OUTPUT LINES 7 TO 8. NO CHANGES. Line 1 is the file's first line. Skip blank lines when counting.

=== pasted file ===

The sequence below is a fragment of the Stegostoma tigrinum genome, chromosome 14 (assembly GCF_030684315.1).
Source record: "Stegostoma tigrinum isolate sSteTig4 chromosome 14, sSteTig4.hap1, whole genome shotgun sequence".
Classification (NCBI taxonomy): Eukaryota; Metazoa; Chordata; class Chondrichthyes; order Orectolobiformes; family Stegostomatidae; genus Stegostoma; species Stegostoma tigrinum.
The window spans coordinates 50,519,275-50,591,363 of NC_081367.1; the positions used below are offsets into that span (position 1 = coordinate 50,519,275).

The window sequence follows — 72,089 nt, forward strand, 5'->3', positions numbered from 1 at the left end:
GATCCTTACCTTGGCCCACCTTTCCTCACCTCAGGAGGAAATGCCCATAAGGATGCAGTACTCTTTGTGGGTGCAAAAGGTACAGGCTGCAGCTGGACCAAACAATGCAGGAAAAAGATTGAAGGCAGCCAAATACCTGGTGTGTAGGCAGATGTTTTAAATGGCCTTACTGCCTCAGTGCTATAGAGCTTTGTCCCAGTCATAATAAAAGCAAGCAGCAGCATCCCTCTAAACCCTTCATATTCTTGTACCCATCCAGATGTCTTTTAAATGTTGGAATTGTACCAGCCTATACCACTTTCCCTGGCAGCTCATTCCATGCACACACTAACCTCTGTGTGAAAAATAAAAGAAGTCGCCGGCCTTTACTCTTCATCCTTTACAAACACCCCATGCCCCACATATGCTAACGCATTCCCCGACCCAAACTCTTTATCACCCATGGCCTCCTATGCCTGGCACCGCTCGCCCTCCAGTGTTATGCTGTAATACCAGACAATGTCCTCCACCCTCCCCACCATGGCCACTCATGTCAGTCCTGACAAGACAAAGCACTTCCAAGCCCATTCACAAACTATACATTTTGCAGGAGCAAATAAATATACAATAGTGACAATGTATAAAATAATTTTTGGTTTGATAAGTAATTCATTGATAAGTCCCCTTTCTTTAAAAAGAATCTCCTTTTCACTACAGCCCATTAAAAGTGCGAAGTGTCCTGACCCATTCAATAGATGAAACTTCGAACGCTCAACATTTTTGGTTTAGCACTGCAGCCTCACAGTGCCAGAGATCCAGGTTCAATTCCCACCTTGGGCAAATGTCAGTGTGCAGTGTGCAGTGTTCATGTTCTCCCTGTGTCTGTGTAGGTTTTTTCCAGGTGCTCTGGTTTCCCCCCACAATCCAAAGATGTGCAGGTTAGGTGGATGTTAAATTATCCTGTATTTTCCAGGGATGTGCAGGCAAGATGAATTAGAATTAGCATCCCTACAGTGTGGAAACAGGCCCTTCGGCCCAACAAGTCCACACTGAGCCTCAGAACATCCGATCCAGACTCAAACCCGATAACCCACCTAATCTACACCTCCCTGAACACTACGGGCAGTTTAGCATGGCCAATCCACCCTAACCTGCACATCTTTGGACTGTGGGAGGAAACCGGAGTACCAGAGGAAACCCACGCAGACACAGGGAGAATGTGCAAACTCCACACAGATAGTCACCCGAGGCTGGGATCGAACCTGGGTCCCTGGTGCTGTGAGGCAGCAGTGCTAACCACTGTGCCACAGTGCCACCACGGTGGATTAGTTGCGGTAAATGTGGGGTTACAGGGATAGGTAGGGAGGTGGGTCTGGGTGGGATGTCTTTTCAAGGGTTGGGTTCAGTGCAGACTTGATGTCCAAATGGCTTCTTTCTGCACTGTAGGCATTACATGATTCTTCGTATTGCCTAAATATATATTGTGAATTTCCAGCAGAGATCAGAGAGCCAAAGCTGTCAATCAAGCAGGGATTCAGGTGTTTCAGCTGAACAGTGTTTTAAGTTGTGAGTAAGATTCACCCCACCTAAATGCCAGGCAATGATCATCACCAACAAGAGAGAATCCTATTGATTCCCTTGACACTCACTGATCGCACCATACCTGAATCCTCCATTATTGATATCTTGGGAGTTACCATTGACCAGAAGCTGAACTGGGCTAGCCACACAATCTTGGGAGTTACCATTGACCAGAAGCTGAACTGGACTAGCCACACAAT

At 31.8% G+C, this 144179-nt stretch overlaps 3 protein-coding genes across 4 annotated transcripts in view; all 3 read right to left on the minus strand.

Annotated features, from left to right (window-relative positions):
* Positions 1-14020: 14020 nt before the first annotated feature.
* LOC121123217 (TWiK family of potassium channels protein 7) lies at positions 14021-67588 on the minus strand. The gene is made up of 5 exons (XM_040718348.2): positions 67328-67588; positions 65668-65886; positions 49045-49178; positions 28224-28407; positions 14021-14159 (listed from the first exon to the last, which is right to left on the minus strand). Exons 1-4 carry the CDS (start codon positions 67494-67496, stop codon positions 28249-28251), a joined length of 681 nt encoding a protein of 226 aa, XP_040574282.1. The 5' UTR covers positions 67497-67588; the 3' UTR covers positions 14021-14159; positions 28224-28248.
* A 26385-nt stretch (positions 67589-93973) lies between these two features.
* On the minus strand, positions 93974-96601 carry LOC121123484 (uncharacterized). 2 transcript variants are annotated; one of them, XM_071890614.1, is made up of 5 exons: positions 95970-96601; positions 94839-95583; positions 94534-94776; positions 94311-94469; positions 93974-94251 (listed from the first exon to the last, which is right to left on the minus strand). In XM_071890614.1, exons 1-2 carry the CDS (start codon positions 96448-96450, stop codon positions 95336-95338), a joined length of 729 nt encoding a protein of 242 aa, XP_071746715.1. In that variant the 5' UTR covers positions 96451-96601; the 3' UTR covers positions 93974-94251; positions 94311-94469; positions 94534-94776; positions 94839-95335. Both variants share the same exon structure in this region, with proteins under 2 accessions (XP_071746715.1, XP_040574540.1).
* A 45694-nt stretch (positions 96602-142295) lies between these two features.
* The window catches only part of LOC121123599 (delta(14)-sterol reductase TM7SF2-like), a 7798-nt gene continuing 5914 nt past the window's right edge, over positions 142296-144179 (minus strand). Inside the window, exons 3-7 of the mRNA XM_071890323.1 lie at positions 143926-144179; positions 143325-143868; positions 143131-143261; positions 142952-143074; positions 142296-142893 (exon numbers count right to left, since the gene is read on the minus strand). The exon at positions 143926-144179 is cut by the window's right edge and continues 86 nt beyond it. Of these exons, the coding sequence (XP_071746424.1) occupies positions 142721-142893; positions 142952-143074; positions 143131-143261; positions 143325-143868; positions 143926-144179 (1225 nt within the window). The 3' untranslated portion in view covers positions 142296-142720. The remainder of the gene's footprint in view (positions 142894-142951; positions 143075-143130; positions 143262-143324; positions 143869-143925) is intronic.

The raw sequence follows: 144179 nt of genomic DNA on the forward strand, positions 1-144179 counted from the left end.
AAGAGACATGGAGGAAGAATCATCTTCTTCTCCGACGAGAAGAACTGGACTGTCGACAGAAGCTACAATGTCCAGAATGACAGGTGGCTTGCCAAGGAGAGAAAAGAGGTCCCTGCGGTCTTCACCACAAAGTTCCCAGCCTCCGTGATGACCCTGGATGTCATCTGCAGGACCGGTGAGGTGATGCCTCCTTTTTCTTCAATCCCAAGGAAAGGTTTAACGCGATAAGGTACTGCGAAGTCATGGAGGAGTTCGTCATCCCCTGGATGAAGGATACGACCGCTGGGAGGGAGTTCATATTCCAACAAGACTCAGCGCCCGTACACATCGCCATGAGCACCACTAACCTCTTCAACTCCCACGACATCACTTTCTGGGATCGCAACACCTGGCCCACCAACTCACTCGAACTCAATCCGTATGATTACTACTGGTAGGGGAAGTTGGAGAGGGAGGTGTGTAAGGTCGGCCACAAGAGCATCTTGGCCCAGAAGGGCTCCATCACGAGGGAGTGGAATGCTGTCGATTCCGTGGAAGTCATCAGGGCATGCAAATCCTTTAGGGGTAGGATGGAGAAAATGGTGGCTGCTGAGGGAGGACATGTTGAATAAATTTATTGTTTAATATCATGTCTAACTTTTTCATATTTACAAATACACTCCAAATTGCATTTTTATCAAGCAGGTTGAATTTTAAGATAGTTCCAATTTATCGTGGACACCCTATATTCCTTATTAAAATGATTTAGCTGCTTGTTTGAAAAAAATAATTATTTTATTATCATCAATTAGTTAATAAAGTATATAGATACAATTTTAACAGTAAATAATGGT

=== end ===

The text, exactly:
At 31.8% G+C, this 144179-nt stretch overlaps 3 protein-coding genes across 4 annotated transcripts in view; all 3 read right to left on the minus strand.

Annotated features, from left to right (window-relative positions):